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Progressive Politics in Minnesota, the Nation, and the World

First Amendment Rights: Health Care? Muslim Food?

Category: Religion
Posted: 05/22/15 12:30

by Dave Mindeman

Let me postulate something. First take a look at this:

An Islamic women's 'advocacy group' is DEMANDING a county in Minnesota change its food stamp policies to require a low-price, halal food shelf. The Isuroon Project says there is a 'desperate need' for a culturally specific halal food shelf in the metro area which would cost taxpayers more than $150,000! So far government leaders haven't budged on this issue.

This story was on a conservative site and of course the rhetoric got intense:

In the private market, the food of your choice is always available as grocery stores and markets will always meet consumer demand. But this project is about fending off hunger - a supposedly temporary program to keep people from starving to death. To create a bill for the county to fullfill the needs of their religious beliefs isn't about religious freedom... It is about violating the rights of taxpayers.

Food (pun intended) for thought.

How is a religious request for Muslim food different from a Christian request to make healthcare conform to their beliefs?

First Amendment rights? I'm just asking.
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Religion Is Not An Excuse For Discrimination

Category: Religion
Posted: 03/30/15 11:05

by Dave Mindeman

I have a difficult time with how religious "freedom" is defined in this country. There seems to be a prevailing belief that what I consider a religious tenet allows me to impose my belief on people I interact with.

This Indiana law that allows business owners to deny services to LGBT clients is a means to hide discriminatory actions behind a religious barricade. It is simply wrong and should not stand under our Constitution.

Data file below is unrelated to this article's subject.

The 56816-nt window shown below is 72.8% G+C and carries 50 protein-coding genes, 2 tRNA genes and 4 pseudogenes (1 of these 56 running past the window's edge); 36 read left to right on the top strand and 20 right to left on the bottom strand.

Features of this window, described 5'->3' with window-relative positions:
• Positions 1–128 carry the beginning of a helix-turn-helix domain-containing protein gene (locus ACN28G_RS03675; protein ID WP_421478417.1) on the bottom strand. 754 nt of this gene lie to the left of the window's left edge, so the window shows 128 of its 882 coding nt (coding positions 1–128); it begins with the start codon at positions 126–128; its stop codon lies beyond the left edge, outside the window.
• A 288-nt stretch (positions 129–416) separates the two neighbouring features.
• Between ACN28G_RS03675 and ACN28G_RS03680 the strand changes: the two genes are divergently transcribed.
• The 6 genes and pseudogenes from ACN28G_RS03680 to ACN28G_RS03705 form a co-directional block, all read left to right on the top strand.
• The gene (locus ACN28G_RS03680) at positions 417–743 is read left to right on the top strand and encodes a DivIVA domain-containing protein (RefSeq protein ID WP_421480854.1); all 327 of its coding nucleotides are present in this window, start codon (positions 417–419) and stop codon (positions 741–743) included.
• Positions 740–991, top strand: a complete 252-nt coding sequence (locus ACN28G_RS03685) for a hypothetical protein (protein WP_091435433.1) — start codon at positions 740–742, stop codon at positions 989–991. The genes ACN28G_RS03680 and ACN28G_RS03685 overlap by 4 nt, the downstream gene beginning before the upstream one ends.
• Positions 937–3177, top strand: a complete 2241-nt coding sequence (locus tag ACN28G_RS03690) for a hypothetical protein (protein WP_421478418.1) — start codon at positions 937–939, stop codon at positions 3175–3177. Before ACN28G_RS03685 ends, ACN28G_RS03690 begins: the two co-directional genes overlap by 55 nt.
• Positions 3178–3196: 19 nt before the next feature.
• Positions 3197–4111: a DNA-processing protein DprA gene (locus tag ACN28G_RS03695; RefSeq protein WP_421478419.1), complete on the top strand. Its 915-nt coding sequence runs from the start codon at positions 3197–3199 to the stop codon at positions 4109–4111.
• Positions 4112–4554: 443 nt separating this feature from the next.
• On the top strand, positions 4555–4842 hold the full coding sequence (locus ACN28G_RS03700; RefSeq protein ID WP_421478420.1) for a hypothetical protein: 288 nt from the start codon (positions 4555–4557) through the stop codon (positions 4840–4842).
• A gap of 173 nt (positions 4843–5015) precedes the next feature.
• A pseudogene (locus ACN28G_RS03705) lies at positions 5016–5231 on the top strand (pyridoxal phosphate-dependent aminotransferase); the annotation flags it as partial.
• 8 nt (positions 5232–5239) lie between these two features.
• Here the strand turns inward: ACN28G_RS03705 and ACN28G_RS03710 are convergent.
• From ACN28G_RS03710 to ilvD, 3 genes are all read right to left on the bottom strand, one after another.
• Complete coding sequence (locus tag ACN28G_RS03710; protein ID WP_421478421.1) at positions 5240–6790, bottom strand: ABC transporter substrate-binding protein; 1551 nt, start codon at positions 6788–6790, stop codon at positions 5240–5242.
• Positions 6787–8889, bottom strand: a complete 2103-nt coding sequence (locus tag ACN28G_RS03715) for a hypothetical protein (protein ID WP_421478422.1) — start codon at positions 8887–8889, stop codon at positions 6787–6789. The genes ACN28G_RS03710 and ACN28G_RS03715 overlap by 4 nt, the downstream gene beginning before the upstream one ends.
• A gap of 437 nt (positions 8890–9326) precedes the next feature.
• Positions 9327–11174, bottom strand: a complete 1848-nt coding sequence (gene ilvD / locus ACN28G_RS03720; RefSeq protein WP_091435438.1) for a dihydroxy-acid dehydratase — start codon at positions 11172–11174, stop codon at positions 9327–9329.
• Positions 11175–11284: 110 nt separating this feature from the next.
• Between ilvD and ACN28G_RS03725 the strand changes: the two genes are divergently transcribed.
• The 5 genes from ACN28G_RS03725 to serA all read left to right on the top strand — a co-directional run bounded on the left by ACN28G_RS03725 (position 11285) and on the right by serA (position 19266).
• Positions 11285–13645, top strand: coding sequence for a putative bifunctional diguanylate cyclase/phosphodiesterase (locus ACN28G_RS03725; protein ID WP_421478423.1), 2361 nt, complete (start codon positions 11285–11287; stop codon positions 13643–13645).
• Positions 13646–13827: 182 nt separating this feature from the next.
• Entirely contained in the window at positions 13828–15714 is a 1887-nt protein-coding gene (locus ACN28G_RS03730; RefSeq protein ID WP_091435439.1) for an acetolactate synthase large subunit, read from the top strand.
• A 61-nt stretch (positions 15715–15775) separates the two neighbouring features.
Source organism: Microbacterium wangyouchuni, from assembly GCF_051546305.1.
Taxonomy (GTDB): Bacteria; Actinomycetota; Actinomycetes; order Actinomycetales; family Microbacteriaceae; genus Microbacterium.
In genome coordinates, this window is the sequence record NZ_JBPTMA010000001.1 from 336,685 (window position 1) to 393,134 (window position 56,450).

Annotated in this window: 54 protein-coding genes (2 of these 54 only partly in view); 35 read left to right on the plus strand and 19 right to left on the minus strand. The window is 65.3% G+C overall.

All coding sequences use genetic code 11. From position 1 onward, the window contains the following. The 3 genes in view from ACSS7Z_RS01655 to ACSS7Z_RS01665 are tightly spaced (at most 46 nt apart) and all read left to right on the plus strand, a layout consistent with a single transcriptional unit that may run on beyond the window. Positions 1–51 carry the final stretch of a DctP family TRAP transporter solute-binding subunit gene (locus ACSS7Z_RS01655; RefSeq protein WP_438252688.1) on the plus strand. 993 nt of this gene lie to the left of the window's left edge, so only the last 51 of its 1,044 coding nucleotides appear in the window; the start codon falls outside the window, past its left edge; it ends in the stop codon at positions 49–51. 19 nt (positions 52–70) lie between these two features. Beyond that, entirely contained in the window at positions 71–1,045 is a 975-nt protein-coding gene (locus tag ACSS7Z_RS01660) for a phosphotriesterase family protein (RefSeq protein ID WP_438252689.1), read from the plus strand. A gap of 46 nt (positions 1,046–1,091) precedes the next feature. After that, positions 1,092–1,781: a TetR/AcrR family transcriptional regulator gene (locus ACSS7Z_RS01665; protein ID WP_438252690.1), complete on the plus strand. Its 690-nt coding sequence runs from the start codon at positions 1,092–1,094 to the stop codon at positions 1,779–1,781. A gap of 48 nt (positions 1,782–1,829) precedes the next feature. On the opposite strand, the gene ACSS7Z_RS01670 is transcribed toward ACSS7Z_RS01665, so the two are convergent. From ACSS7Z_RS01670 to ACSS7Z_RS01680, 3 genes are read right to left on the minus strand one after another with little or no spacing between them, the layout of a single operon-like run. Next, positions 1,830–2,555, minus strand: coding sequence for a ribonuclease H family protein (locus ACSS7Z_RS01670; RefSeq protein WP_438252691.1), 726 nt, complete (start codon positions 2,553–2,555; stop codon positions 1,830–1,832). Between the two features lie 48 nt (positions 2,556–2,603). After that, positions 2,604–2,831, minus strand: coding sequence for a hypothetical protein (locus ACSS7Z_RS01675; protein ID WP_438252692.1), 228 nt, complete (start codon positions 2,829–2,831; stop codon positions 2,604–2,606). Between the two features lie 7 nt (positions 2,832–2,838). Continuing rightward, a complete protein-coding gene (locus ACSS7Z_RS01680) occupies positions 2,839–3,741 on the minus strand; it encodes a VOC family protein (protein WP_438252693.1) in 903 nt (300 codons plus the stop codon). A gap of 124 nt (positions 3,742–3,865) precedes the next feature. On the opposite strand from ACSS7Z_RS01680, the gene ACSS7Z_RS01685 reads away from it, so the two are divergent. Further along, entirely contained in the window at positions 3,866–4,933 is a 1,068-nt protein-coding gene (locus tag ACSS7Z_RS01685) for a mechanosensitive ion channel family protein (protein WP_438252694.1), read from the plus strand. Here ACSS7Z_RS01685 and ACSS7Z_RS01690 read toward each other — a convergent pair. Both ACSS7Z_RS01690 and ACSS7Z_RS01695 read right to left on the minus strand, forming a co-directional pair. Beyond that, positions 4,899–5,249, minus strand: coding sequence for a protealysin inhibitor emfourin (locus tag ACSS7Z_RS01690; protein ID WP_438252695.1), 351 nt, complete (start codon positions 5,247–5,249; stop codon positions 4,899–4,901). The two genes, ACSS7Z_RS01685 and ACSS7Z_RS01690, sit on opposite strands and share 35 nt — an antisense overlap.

I have the same problem with the Hobby Lobby ruling on health insurance. Can a business owner who operates a public business impose his or her religious beliefs on employees or customers? I can't believe there is any answer other than NO.

A rather extreme case of this has circulated regarding a business owner who called in to a local Indiana radio talk show:

The business owner, who would not give his name or the name of his business, said he had told some LGBT "people" that equipment was broken in his restaurant and he couldn't serve them even though it wasn't and other people were already eating at the tables. "So, yes, I have discriminated," he told RadioNOW 100.9 hosts. The hosts were surprised the owner said he was okay with discriminating.

That must be some pretty strong "religious" convictions that would allow you to lie so that you can discriminate.

Using religion as some kind of excuse to deny servicing people that you find objectionable is hardly a matter of conviction. Businesses provide services period. Providing those services is not some a defacto acceptance of any particular religion or bias or even a person's sexual orientation. It is a business transaction. Businesses transactions dealing with the public aren't a judgment call - it's just business.